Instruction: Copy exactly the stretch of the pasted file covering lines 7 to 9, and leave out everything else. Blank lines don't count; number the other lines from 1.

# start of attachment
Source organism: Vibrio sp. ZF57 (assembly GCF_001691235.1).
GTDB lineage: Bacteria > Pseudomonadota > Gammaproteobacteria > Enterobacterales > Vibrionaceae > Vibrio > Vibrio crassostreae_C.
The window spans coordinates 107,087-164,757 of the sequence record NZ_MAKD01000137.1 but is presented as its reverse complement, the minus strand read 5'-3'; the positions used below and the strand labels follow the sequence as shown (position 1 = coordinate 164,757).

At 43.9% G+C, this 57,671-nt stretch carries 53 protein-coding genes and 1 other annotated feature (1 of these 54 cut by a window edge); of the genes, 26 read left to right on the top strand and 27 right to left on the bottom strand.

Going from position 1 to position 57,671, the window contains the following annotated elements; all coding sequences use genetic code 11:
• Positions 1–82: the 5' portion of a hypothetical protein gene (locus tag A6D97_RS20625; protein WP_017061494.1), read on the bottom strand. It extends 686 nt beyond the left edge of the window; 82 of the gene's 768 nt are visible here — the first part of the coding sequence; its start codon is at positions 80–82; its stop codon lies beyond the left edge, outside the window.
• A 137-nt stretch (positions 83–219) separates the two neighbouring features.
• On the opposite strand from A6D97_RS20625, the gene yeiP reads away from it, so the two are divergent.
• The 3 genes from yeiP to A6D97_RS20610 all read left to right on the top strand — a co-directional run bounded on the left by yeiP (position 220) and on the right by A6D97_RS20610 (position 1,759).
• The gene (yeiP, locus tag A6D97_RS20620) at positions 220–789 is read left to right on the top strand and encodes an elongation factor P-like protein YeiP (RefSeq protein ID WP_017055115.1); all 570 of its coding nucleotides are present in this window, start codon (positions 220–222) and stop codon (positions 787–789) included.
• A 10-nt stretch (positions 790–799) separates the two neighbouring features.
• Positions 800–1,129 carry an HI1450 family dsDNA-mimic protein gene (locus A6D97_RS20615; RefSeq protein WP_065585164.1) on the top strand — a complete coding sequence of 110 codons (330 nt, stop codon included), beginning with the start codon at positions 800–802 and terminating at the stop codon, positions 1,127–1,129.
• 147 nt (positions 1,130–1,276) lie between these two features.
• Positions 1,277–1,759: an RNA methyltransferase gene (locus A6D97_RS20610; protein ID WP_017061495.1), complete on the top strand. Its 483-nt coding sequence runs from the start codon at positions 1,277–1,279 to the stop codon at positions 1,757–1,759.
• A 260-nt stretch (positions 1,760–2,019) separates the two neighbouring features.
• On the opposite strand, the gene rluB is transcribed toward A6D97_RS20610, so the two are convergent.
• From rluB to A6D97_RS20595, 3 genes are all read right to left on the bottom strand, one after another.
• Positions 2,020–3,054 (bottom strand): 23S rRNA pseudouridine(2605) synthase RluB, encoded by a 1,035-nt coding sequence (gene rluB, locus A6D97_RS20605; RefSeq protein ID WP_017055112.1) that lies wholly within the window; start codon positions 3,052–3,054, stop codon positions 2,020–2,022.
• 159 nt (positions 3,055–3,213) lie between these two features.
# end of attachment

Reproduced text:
• A 137-nt stretch (positions 83–219) separates the two neighbouring features.
• On the opposite strand from A6D97_RS20625, the gene yeiP reads away from it, so the two are divergent.
• The 3 genes from yeiP to A6D97_RS20610 all read left to right on the top strand — a co-directional run bounded on the left by yeiP (position 220) and on the right by A6D97_RS20610 (position 1,759).